Sun, Nov 6, 2022 6:00 AM

Cruising into better times


Tessa Jaine

It’s been more than two years since cruise ships made their way through the scenic Queen Charlotte Sound and docked at Picton, off- tourists to explore the region, but they are back this summer with almost 50 cruise ships expected to arrive. Judene Edgar finds out more.

Excitement is mounting, flowers are being picked, chocolate is being wrapped, and team training is taking place in preparation for the return of cruise ships. Due to Covid-19 there’s been a hiatus of 955 days between cruise ships, but now Marlborough is ready to welcome international visitors once more. “We’re just thrilled. It’s been a long time since we’ve had a lot of tourists wandering around. It brings so much fun and vibrancy to our community,” says Destination Marlborough general manager Jacqui Lloyd. “After a really hard two-and-a-half years, it says we’re open, summer is here, and it’s a sign of better things to come.”

As has become a tradition for over 35 years, first to meet and greet the cruise ship visitors will be the Picton Flower Ladies. Originally started by the Lions Club in 1988, the internationally-renowned flower ladies provide a very personal welcoming touch as people come to shore, with a cheery smile and handmade buttonholes. Despite feeling a little rusty after over two years in hiatus, the flower ladies have been re-grouping and working in teams to pick and arrange the flowers.

Picton Flower Ladies Joy Fletcher and Margaret Frisken wait for passengers to disembark.

“A lot of the Picton Flower Ladies have great gardens or friends who allow us to pick their flowers,” says flower lady Margaret Frisken, who has just spent the afternoon with a group of flower ladies at her house preparing for the first cruise ship to arrive. “We usually get a very good reception and response at the wharf. They just love the flowers and it’s great to see people walking around town wearing them.” For the visitors who haven’t heard of the Picton Flower Ladies, Margaret says that some can be a bit hesitant, thinking that they’re selling flowers, but are overwhelmed when they realise that they’re a welcome gift. “Some people ask us how much, or offer us donations.”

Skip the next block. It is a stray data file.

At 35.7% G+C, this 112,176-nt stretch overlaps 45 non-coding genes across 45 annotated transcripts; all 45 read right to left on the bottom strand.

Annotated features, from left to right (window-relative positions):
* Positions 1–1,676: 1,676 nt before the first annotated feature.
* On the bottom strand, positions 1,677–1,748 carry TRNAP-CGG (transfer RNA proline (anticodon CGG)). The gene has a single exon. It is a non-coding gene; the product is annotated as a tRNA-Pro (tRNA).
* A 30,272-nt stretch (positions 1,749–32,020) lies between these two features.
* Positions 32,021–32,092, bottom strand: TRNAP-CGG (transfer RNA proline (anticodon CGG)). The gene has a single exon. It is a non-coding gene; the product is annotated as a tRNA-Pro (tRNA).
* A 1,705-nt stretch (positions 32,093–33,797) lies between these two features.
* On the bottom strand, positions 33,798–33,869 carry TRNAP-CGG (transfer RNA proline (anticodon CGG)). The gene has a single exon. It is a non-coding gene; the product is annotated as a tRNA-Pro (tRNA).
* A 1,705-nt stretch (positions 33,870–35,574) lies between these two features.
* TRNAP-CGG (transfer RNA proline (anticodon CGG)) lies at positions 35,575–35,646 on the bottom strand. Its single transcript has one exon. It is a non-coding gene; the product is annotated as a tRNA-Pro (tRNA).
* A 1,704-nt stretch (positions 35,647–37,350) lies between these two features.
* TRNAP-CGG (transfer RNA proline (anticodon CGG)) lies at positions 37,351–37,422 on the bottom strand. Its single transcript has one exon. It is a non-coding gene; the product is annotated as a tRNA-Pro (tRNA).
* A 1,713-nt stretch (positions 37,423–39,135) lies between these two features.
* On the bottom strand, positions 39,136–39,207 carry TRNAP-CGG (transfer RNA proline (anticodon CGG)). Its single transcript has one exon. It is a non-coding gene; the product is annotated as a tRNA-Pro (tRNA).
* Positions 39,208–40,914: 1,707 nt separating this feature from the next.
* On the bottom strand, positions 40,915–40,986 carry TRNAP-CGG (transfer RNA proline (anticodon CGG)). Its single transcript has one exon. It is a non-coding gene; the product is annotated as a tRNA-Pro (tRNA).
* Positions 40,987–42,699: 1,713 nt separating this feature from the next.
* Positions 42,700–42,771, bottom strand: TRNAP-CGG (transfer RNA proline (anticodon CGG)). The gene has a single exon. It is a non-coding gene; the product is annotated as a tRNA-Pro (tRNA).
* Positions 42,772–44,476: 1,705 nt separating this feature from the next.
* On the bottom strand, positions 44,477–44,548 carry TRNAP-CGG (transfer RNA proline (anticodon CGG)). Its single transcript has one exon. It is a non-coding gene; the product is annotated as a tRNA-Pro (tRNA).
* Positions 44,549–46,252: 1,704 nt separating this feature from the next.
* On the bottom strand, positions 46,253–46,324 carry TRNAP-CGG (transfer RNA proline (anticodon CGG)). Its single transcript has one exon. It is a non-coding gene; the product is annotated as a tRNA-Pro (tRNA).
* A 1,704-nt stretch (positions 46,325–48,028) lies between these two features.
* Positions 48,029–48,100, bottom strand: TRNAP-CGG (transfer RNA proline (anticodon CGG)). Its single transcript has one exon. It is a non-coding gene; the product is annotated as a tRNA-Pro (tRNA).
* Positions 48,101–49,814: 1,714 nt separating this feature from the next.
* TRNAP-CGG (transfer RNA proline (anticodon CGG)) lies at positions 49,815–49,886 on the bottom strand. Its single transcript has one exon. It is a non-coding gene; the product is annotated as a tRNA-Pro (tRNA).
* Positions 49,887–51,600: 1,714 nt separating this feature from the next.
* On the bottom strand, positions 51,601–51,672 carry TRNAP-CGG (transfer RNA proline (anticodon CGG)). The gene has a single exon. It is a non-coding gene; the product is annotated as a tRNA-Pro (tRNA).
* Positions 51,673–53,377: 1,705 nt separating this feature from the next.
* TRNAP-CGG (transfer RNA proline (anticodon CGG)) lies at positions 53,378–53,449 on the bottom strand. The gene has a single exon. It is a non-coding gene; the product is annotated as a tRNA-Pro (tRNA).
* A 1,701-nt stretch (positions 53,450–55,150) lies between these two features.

“People often want to have photos taken with us”, says fellow Picton Flower Lady Joy Fletcher, who’s also spent the afternoon arranging flowers at Margaret’s place. “We wear pink hi-vis vests so we often get called the Pink Ladies.” Joy says that they also act as unofficial guides, helping people find the best coffee spots, free WiFi, or where to book trips. While they admit it’s been busy getting ready for the first cruise ship, the Ovation of the Seas which has a total capacity of just under 5,000, the ladies think that, despite being slightly down on numbers, they’re coping. “But we can always do with more ladies,” says Margaret.

Picton businesses were humming with the arrival of almost 5000 Ovation of the Seas passengers.

Joy and Margaret are also excited to see the return of the Picton Lions Cruise Ship Market, another staple of cruise ships that has been sadly missing for the past two and a half years. The Lions Club have been running the cruise ship markets for over 15 years as their major fundraiser. Market co-ordinator Roger Kett says that he’s “looking forward to another good year raising funds, so that we can give it out. It’s good to be able to support community groups and projects,” he says. In fact, they’ve just been able to contribute a massive $30,000 towards The Link Pathway Te Ara Tūhono, the 42-km walking and mountain-biking pathway between Picton and Havelock.

Shortly after they got the word that there would be cruise ships coming this year, Roger and his “band of happy men and ladies” set to action to get the market back up and running again. He’s delighted that they’ve got around 25 stallholders confirmed for the markets to coincide with the arrival of the larger (1000+ passenger) cruise ships. They’ve also got an extra treat for the visitors this year, with local songstress Leanne Meikle providing entertainment.